How not to react to a bad TripAdvisor customer review

NOTE to tourism operators - the customer is always right even when they have written an unflattering review on TripAdvisor.

Instead of copping a bad review on the chin, Maleny Egyptian Dream Retreat owner Dalila Lacquiere decided to hit back.

"Your accusations are actually about you, how ugly and low self-esteem, hatred and envy you feel about yourself clouds your judgment," Ms Lacquiere wrote in a stinging retort on Facebook.

It all started when retired Cairns police officer Kate Rasmussen booked into the retreat with a friend for a peaceful getaway last week.

The booking was done through Expedia and they paid nearly $600 upfront for two nights.

But the problems started as soon as they tried to book in.

Ms Lacquiere wanted the couple's drivers licence and credit/ debit card details for a $250 bond, according to Ms Rasmussen.

Ms Rasmussen said they showed their credit card, but refused to give the CCV number on the back or photograph the driver's license.

The accommodation was also not as luxurious as they had hoped, she said.

After booking out, she wrote her review on TripAdvisor, giving the retreat a measly two stars. She said it was "falsely marketed and extremely overpriced".

They were expecting a room "overlooking an Egyptian pond, fragrant gardens, cascading water fountains and Maleny hillside views" as advertised on the retreat's webpage.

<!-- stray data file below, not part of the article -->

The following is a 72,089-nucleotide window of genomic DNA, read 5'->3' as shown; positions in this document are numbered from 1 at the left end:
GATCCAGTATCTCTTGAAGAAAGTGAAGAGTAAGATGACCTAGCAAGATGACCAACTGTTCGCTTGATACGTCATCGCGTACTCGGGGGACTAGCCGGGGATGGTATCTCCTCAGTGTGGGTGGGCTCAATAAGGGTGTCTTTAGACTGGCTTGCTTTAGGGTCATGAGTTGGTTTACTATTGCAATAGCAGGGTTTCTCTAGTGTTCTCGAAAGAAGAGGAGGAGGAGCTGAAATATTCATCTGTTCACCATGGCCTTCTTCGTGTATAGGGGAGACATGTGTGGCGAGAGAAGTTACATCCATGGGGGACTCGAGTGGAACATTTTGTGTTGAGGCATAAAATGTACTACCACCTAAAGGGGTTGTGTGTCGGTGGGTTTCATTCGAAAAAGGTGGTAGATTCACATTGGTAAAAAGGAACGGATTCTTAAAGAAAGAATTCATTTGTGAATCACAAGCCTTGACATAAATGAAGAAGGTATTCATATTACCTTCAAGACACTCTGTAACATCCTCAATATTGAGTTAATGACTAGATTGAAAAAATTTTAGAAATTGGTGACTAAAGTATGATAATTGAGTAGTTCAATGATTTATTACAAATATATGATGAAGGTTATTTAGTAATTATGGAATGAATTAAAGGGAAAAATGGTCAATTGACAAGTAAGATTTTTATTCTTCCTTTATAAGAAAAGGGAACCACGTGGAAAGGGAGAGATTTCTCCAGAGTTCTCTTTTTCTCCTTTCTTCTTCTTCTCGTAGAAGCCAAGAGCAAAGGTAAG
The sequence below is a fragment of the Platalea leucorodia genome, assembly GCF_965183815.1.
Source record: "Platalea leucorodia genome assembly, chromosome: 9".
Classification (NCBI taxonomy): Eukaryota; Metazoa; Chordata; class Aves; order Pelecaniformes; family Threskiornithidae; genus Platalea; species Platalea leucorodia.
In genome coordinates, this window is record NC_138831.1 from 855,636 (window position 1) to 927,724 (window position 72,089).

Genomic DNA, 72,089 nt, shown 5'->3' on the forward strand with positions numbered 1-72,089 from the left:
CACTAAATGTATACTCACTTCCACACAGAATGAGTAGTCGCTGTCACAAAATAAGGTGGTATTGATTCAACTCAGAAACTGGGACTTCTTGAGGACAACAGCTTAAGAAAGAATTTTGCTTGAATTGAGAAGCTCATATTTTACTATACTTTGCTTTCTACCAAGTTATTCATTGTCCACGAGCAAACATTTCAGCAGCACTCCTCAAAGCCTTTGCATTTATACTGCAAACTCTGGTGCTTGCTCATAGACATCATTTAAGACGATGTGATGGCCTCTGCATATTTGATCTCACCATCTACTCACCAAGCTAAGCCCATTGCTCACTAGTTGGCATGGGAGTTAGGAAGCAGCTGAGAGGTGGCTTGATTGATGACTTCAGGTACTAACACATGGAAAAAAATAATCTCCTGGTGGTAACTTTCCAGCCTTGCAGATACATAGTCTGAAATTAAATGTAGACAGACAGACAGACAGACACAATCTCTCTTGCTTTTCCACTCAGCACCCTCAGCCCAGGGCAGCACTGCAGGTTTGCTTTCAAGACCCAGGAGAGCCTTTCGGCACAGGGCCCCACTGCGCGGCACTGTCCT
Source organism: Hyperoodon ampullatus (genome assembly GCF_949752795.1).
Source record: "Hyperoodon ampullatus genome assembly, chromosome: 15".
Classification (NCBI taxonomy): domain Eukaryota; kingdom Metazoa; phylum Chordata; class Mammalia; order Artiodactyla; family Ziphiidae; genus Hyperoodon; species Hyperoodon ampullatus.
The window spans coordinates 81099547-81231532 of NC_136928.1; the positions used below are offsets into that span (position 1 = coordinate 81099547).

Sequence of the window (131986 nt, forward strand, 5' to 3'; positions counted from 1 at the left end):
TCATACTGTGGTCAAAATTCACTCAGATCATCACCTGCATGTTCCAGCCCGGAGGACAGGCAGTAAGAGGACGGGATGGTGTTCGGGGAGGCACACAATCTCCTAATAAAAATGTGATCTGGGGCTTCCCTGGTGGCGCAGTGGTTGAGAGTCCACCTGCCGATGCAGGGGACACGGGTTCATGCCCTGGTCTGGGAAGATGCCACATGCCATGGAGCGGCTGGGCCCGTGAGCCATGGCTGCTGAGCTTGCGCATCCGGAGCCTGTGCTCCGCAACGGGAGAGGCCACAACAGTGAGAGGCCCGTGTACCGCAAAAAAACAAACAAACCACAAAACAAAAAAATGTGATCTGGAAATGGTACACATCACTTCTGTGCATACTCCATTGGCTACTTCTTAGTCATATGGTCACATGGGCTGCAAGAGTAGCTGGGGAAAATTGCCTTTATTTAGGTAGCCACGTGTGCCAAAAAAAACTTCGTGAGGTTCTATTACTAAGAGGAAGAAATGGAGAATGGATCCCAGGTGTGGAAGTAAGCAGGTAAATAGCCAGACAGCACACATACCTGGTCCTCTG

That was not the case, she said.

"There was no fountain, no cascading water of any sort and whilst the garden was fragrant, it had been taken over by weeds," she wrote.

There were good points, "breakfast both days was really lovely" and Ms Lacquiere offered the couple a $100 voucher off treatments.

But they never plan to return.

Not long after the review went up on TripAdvisor, Ms Lacquiere allegdly hit back on social media.

She said they had provided "everything as described with Expedia" and the complaint was "not about us, it is about you".

The comment was later removed.

Ms Lacquiere declined to respond to the Daily's questions on the stoush.

Sunshine Coast Destination chief Simon Ambrose had a word of advice.

"TripAdvisor is a really useful tool to provide feedback on an organisation where you stay or visit," he said

"On occasion, you get customers who aren't satisfied, the best way to deal with that is remember the customer is always right and take a conciliatory view."


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